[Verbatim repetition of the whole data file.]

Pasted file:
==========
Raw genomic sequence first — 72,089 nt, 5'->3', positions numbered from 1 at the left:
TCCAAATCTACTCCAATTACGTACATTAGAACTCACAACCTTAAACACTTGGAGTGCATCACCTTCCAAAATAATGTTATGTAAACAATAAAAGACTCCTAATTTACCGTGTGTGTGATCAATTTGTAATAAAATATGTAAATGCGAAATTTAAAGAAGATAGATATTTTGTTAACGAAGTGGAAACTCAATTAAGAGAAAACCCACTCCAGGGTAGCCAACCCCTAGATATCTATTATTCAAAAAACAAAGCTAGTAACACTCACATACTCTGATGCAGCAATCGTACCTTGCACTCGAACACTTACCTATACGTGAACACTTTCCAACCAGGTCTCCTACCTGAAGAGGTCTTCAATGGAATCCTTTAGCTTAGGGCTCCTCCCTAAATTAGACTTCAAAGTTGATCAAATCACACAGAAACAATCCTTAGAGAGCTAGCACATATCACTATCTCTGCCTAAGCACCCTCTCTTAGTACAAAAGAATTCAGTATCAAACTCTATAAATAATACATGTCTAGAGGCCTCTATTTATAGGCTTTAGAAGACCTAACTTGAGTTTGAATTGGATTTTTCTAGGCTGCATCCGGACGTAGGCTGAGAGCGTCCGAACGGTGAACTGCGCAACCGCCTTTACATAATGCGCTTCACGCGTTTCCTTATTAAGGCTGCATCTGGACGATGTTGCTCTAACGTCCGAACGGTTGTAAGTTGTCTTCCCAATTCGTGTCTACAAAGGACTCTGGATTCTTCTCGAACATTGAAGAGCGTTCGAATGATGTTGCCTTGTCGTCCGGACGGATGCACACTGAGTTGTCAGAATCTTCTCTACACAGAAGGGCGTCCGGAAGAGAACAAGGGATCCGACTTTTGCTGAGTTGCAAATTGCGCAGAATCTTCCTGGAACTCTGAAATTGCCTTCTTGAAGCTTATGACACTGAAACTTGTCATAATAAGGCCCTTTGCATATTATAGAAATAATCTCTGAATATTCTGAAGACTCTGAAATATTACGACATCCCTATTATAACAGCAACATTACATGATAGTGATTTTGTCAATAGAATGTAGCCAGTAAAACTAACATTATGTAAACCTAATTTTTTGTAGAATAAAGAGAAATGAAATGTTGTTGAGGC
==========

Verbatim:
Raw genomic sequence first — 72,089 nt, 5'->3', positions numbered from 1 at the left:
TCCAAATCTACTCCAATTACGTACATTAGAACTCACAACCTTAAACACTTGGAGTGCATCACCTTCCAAAATAATGTTATGTAAACAATAAAAGACTCCTAATTTACCGTGTGTGTGATCAATTTGTAATAAAATATGTAAATGCGAAATTTAAAGAAGATAGATATTTTGTTAACGAAGTGGAAACTCAATTAAGAGAAAACCCACTCCAGGGTAGCCAACCCCTAGATATCTATTATTCAAAAAACAAAGCTAGTAACACTCACATACTCTGATGCAGCAATCGTACCTTGCACTCGAACACTTACCTATACGTGAACACTTTCCAACCAGGTCTCCTACCTGAAGAGGTCTTCAATGGAATCCTTTAGCTTAGGGCTCCTCCCTAAATTAGACTTCAAAGTTGATCAAATCACACAGAAACAATCCTTAGAGAGCTAGCACATATCACTATCTCTGCCTAAGCACCCTCTCTTAGTACAAAAGAATTCAGTATCAAACTCTATAAATAATACATGTCTAGAGGCCTCTATTTATAGGCTTTAGAAGACCTAACTTGAGTTTGAATTGGATTTTTCTAGGCTGCATCCGGACGTAGGCTGAGAGCGTCCGAACGGTGAACTGCGCAACCGCCTTTACATAATGCGCTTCACGCGTTTCCTTATTAAGGCTGCATCTGGACGATGTTGCTCTAACGTCCGAACGGTTGTAAGTTGTCTTCCCAATTCGTGTCTACAAAGGACTCTGGATTCTTCTCGAACATTGAAGAGCGTTCGAATGATGTTGCCTTGTCGTCCGGACGGATGCACACTGAGTTGTCAGAATCTTCTCTACACAGAAGGGCGTCCGGAAGAGAACAAGGGATCCGACTTTTGCTGAGTTGCAAATTGCGCAGAATCTTCCTGGAACTCTGAAATTGCCTTCTTGAAGCTTATGACACTGAAACTTGTCATAATAAGGCCCTTTGCATATTATAGAAATAATCTCTGAATATTCTGAAGACTCTGAAATATTACGACATCCCTATTATAACAGCAACATTACATGATAGTGATTTTGTCAATAGAATGTAGCCAGTAAAACTAACATTATGTAAACCTAATTTTTTGTAGAATAAAGAGAAATGAAATGTTGTTGAGGC